This course will focus on the Homeric tradition of the heroic epic poem. We will read the three classical epics most influential on western literature: Homer’s Iliad and Odyssey and Virgil’s Aeneid. By focusing on the Trojan War and its aftermath, these epics take us deeply into the Homeric world and teach us to contemplate the violence and hope of our own world. This course fulfills the academic writing requirement.


Through this directed learning plan you will screen, critique, and discuss films that offer narratives, or even glimmers, of peace amid the context of war. Movies like Grand Illusion (1937), The Great Dictator (1941), and Merry Christmas, Mr. Lawrence (1983) are generally considered to be anti-war, and yet their violent and political subject matter can make such a distinction difficult. Discussion will consider the contexts the films depict, as well as those in which they were made, and will examine the concept of anti-war cinema as either a part of the war genre, or a response to it. While most of our discussion will take place online, we will meet every couple of weeks or so to discuss your findings in person, and possibly watch a film.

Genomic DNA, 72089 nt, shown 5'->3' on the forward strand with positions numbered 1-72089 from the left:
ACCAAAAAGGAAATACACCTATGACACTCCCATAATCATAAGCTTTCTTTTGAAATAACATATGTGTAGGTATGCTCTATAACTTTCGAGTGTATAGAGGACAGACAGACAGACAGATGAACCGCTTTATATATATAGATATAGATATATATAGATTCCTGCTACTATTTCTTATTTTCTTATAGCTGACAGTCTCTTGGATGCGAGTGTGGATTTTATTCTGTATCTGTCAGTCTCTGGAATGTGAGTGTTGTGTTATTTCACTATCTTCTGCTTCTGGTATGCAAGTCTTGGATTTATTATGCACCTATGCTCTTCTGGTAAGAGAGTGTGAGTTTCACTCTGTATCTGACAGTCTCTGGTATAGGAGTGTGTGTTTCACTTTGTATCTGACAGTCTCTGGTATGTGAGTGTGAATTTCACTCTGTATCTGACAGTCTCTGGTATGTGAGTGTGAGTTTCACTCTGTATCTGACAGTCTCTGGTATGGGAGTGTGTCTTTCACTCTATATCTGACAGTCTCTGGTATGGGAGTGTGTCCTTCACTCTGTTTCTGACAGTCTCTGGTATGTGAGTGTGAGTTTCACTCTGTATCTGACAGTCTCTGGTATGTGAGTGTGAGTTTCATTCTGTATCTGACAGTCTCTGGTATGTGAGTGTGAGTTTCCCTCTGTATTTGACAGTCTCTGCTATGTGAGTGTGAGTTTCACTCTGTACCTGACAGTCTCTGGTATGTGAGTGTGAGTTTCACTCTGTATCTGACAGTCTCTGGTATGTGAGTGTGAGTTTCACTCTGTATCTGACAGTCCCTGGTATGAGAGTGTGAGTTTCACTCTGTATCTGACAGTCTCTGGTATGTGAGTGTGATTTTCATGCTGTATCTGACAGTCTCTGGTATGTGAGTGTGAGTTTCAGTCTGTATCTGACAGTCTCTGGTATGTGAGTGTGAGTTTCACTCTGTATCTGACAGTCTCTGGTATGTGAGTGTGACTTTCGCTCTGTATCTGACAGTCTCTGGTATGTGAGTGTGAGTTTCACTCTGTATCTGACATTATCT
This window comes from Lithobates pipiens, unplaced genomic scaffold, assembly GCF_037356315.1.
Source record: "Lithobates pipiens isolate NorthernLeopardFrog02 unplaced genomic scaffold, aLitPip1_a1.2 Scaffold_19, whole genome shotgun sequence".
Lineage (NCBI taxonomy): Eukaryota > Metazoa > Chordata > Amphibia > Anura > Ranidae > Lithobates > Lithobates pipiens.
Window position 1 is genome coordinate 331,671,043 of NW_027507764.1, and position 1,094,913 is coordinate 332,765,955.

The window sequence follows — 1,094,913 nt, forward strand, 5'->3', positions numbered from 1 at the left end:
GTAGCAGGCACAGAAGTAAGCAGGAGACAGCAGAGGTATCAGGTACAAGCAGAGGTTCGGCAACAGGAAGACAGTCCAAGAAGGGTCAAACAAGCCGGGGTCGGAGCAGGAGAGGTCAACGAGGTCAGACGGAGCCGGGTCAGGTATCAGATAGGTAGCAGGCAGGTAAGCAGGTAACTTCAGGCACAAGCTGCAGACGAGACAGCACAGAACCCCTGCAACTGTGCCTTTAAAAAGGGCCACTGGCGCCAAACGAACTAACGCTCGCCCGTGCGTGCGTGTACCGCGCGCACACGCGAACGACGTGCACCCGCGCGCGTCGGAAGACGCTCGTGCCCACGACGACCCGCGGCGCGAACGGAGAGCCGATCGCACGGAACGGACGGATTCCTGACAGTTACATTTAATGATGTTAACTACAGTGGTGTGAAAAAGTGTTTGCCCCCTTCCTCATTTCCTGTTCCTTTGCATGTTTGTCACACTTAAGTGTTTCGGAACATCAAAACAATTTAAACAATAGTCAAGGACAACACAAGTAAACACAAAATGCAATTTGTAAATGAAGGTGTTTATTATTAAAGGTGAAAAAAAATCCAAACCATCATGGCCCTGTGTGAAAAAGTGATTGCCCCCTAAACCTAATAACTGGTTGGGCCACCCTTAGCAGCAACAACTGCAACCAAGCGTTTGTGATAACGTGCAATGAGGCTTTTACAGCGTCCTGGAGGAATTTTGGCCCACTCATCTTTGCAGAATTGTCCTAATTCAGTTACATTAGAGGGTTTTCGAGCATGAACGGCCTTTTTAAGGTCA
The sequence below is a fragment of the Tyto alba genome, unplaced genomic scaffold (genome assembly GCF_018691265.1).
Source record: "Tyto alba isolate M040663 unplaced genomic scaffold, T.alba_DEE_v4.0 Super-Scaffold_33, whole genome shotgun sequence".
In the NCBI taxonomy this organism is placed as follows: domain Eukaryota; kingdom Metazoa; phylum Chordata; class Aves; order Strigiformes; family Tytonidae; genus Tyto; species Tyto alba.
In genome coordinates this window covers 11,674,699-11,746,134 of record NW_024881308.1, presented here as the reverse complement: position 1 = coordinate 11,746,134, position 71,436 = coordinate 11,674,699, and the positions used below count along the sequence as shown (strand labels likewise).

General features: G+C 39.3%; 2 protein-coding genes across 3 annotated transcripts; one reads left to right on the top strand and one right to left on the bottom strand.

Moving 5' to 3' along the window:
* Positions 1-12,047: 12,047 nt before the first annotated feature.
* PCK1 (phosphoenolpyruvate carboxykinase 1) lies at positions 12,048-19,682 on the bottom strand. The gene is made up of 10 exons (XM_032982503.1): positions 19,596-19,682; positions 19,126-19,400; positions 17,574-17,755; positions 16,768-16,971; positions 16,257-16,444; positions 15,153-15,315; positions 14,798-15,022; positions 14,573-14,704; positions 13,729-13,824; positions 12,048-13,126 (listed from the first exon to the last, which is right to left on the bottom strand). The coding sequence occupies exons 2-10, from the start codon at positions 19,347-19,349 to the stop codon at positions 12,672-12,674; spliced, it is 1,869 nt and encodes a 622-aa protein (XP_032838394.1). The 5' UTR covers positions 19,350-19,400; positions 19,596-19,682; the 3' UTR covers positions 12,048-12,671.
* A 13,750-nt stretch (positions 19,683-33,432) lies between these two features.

Students investigate works of Canadian fiction, focussing on both the literature and on the political and historical context of its writing, questioning what it means to be a part/or not a part of what is known as CanLit. We explore how the literature that Canada produces affects Canadians, and whether or not it effectively (and accurately) reflects who we are. Authors whose works we look at may include Margaret Atwood, Alice Munro, David Bergen, Miriam Toews, Nick Mount, Alex Good, Katherena Vermette, Maria Campbell, Duncan Campbell Scott, Thomas King, and David Chariandy.